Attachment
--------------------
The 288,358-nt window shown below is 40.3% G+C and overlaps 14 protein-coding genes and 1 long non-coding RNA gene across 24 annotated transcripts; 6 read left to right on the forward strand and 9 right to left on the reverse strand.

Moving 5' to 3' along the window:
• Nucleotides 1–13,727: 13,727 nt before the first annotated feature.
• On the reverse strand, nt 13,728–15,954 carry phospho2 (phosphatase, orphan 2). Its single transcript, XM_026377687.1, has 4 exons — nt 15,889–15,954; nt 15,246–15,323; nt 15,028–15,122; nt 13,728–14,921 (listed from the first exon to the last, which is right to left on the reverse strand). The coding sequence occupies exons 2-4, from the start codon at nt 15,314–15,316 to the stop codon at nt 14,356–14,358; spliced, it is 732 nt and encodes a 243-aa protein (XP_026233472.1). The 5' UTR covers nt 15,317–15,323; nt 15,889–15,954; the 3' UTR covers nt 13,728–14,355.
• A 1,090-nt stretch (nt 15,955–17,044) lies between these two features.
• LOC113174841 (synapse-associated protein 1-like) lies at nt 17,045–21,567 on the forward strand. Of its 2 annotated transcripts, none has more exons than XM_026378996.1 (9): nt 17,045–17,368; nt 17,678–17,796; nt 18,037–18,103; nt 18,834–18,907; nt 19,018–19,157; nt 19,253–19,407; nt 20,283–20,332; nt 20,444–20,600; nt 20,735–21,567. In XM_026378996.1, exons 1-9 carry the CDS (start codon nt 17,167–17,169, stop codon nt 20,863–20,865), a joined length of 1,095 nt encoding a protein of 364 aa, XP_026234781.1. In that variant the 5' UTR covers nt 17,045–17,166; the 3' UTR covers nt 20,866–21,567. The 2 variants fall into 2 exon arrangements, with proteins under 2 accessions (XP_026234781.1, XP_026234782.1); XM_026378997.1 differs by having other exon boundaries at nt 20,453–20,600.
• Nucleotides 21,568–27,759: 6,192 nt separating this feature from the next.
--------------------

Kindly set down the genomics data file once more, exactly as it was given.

The 288,358-nt window shown below is 40.3% G+C and overlaps 14 protein-coding genes and 1 long non-coding RNA gene across 24 annotated transcripts; 6 read left to right on the forward strand and 9 right to left on the reverse strand.

Moving 5' to 3' along the window:
• Nucleotides 1–13,727: 13,727 nt before the first annotated feature.
• On the reverse strand, nt 13,728–15,954 carry phospho2 (phosphatase, orphan 2). Its single transcript, XM_026377687.1, has 4 exons — nt 15,889–15,954; nt 15,246–15,323; nt 15,028–15,122; nt 13,728–14,921 (listed from the first exon to the last, which is right to left on the reverse strand). The coding sequence occupies exons 2-4, from the start codon at nt 15,314–15,316 to the stop codon at nt 14,356–14,358; spliced, it is 732 nt and encodes a 243-aa protein (XP_026233472.1). The 5' UTR covers nt 15,317–15,323; nt 15,889–15,954; the 3' UTR covers nt 13,728–14,355.
• A 1,090-nt stretch (nt 15,955–17,044) lies between these two features.
• LOC113174841 (synapse-associated protein 1-like) lies at nt 17,045–21,567 on the forward strand. Of its 2 annotated transcripts, none has more exons than XM_026378996.1 (9): nt 17,045–17,368; nt 17,678–17,796; nt 18,037–18,103; nt 18,834–18,907; nt 19,018–19,157; nt 19,253–19,407; nt 20,283–20,332; nt 20,444–20,600; nt 20,735–21,567. In XM_026378996.1, exons 1-9 carry the CDS (start codon nt 17,167–17,169, stop codon nt 20,863–20,865), a joined length of 1,095 nt encoding a protein of 364 aa, XP_026234781.1. In that variant the 5' UTR covers nt 17,045–17,166; the 3' UTR covers nt 20,866–21,567. The 2 variants fall into 2 exon arrangements, with proteins under 2 accessions (XP_026234781.1, XP_026234782.1); XM_026378997.1 differs by having other exon boundaries at nt 20,453–20,600.
• Nucleotides 21,568–27,759: 6,192 nt separating this feature from the next.